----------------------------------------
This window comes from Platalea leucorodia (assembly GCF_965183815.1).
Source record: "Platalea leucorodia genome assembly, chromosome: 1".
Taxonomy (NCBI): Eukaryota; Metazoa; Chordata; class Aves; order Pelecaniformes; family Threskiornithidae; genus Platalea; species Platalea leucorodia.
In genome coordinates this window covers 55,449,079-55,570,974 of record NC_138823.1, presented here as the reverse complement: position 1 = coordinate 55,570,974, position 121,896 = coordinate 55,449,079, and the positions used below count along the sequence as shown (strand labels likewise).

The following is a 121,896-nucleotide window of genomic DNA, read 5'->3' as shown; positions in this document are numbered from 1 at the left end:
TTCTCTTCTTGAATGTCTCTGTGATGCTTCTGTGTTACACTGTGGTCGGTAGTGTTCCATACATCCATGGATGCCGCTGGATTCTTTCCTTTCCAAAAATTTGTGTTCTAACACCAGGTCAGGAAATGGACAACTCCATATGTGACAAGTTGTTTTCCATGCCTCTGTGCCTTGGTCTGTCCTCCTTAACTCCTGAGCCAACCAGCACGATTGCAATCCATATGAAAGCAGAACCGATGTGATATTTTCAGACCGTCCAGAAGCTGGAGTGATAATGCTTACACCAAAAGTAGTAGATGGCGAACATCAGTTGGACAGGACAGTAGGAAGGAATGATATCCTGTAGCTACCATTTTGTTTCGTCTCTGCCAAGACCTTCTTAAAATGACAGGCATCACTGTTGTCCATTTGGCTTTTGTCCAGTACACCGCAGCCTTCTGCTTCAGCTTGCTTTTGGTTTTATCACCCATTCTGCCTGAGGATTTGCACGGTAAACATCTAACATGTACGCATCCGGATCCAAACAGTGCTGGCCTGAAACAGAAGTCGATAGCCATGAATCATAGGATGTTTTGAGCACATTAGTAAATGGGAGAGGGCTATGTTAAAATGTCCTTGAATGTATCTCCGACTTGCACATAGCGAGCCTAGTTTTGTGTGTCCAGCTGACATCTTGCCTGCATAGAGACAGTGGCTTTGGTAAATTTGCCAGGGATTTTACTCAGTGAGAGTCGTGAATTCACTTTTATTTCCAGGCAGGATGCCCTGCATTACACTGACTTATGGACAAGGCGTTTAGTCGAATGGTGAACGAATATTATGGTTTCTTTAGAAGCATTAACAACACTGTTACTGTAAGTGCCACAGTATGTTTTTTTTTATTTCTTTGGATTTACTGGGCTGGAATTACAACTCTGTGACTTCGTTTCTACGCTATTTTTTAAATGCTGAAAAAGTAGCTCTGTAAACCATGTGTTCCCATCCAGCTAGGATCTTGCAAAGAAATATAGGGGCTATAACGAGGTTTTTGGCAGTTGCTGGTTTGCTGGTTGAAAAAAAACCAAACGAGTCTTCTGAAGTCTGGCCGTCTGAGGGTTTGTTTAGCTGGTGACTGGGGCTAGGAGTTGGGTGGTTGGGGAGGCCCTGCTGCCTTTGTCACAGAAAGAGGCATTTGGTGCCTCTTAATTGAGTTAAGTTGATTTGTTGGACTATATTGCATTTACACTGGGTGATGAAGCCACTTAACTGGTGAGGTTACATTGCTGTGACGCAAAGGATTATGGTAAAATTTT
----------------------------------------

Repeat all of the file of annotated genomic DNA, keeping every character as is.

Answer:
This window comes from Platalea leucorodia (assembly GCF_965183815.1).
Source record: "Platalea leucorodia genome assembly, chromosome: 1".
Taxonomy (NCBI): Eukaryota; Metazoa; Chordata; class Aves; order Pelecaniformes; family Threskiornithidae; genus Platalea; species Platalea leucorodia.
In genome coordinates this window covers 55,449,079-55,570,974 of record NC_138823.1, presented here as the reverse complement: position 1 = coordinate 55,570,974, position 121,896 = coordinate 55,449,079, and the positions used below count along the sequence as shown (strand labels likewise).

The following is a 121,896-nucleotide window of genomic DNA, read 5'->3' as shown; positions in this document are numbered from 1 at the left end:
TTCTCTTCTTGAATGTCTCTGTGATGCTTCTGTGTTACACTGTGGTCGGTAGTGTTCCATACATCCATGGATGCCGCTGGATTCTTTCCTTTCCAAAAATTTGTGTTCTAACACCAGGTCAGGAAATGGACAACTCCATATGTGACAAGTTGTTTTCCATGCCTCTGTGCCTTGGTCTGTCCTCCTTAACTCCTGAGCCAACCAGCACGATTGCAATCCATATGAAAGCAGAACCGATGTGATATTTTCAGACCGTCCAGAAGCTGGAGTGATAATGCTTACACCAAAAGTAGTAGATGGCGAACATCAGTTGGACAGGACAGTAGGAAGGAATGATATCCTGTAGCTACCATTTTGTTTCGTCTCTGCCAAGACCTTCTTAAAATGACAGGCATCACTGTTGTCCATTTGGCTTTTGTCCAGTACACCGCAGCCTTCTGCTTCAGCTTGCTTTTGGTTTTATCACCCATTCTGCCTGAGGATTTGCACGGTAAACATCTAACATGTACGCATCCGGATCCAAACAGTGCTGGCCTGAAACAGAAGTCGATAGCCATGAATCATAGGATGTTTTGAGCACATTAGTAAATGGGAGAGGGCTATGTTAAAATGTCCTTGAATGTATCTCCGACTTGCACATAGCGAGCCTAGTTTTGTGTGTCCAGCTGACATCTTGCCTGCATAGAGACAGTGGCTTTGGTAAATTTGCCAGGGATTTTACTCAGTGAGAGTCGTGAATTCACTTTTATTTCCAGGCAGGATGCCCTGCATTACACTGACTTATGGACAAGGCGTTTAGTCGAATGGTGAACGAATATTATGGTTTCTTTAGAAGCATTAACAACACTGTTACTGTAAGTGCCACAGTATGTTTTTTTTTATTTCTTTGGATTTACTGGGCTGGAATTACAACTCTGTGACTTCGTTTCTACGCTATTTTTTAAATGCTGAAAAAGTAGCTCTGTAAACCATGTGTTCCCATCCAGCTAGGATCTTGCAAAGAAATATAGGGGCTATAACGAGGTTTTTGGCAGTTGCTGGTTTGCTGGTTGAAAAAAAACCAAACGAGTCTTCTGAAGTCTGGCCGTCTGAGGGTTTGTTTAGCTGGTGACTGGGGCTAGGAGTTGGGTGGTTGGGGAGGCCCTGCTGCCTTTGTCACAGAAAGAGGCATTTGGTGCCTCTTAATTGAGTTAAGTTGATTTGTTGGACTATATTGCATTTACACTGGGTGATGAAGCCACTTAACTGGTGAGGTTACATTGCTGTGACGCAAAGGATTATGGTAAAATTTT